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Thursday, April 19, 2018

Chapleau stands with Humboldt Broncos during hockey tragedy in Saskatchewan

More than 40 years ago now I took a course in 20th Century European history from Dr Jacques Goutor, and the first thing I learned from him was that hockey kept Canada together.  Well, he didn't actually come out and say that exactly, but on the first day of class he told us about his arrival in Canada from France.

Dr Goutor told us that upon arriving in Toronto, he went out and bought the newspapers and the headlines were LEAFS WIN STANLEY CUP! It was 1967, our Centennial year as a nation, and the Toronto Maple Leafs had defeated their arch rivals the Montreal Canadiens in six games. It was to be the last time the Leafs would win Lord Stanley's mug. 

If newspaper headlines were about hockey, Dr Goutor decided that Canada would be a great place to live having been raised in France during World War II. He stayed and had a distinguished career at the University of Western Ontario. He died a few years ago.

Ever since,  I have watched the headlines of Canadian  newspapers, and headline writers are ecstatic on those days they can proclaim victory for their local hockey team when it wins a title, and are beside themselves with joy when Canada wins internationally. But they know their audience. Hockey has kept it it all together in this vast and magnificent land where we will travel great distances for a hockey game, and complain about that other great Canadian unifier, the weather.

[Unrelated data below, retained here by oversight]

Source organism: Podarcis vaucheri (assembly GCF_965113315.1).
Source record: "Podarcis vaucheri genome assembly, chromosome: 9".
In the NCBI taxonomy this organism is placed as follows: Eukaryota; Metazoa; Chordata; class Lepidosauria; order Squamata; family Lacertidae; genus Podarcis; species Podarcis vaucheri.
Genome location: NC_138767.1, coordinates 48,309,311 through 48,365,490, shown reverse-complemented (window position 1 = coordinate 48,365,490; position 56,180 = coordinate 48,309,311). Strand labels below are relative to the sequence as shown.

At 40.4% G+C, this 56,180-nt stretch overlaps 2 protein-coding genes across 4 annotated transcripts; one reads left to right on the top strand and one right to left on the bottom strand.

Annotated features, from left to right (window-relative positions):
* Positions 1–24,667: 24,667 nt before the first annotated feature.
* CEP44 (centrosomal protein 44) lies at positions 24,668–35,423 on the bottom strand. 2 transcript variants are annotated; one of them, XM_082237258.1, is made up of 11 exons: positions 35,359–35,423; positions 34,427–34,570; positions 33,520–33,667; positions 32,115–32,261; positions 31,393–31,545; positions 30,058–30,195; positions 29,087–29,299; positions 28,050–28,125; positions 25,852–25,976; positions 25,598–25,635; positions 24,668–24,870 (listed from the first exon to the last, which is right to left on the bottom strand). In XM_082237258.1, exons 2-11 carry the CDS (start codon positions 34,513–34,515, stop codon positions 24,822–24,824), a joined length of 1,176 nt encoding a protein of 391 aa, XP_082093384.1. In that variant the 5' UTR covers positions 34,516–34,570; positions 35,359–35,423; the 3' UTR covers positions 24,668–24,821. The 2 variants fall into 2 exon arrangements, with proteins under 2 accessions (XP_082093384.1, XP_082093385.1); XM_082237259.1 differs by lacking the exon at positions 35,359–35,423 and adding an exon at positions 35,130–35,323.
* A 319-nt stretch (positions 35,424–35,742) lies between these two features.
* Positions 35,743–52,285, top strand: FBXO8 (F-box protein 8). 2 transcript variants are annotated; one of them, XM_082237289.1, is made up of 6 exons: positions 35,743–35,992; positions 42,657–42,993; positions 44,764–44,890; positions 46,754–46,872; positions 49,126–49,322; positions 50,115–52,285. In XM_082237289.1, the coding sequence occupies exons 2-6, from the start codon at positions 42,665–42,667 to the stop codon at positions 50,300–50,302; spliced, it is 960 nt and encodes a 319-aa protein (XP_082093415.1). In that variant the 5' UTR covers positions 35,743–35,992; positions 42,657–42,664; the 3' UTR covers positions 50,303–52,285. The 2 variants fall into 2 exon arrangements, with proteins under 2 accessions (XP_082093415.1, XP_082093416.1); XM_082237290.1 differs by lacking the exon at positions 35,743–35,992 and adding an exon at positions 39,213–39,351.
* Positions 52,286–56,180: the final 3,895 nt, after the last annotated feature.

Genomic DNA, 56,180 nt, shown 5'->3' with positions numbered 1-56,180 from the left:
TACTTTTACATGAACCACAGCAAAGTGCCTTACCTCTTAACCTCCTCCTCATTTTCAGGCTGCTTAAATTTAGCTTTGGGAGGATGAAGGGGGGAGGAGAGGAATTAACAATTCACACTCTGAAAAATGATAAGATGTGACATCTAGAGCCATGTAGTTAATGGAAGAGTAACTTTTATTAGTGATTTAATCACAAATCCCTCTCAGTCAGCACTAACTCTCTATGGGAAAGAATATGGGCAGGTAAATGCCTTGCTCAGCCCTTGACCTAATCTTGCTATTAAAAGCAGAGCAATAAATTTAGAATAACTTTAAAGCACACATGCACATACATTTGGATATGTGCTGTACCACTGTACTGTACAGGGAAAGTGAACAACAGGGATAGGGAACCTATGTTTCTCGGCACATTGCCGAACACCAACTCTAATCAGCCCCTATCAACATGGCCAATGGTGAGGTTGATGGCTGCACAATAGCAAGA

Fast forward to April 6, 2018, and the Humboldt Broncos of the Saskatchewan Junior Hockey League, are travelling by bus for a playoff game --- something that at this time of year, was occurring across Canada. It is playoff time.

I turned to Pam O'Hearn Morin of Chapleau, the mother of two boys who play hockey for help. 

Pam posted on Facebook that on "Friday night I went to bed and had never heard about the Humboldt Broncos. Fast forward to Saturday morning with the tragic news; it is the kind of news that shakes you to the core and for so many reasons. As a parent, THAT IS your worst nightmare. But as a parent of two beautiful boys who not only play hockey (and other sports), the travelling is part of that....to and from games....near and far...great weather and crazy weather. But we do it for our children and for the love of the game. "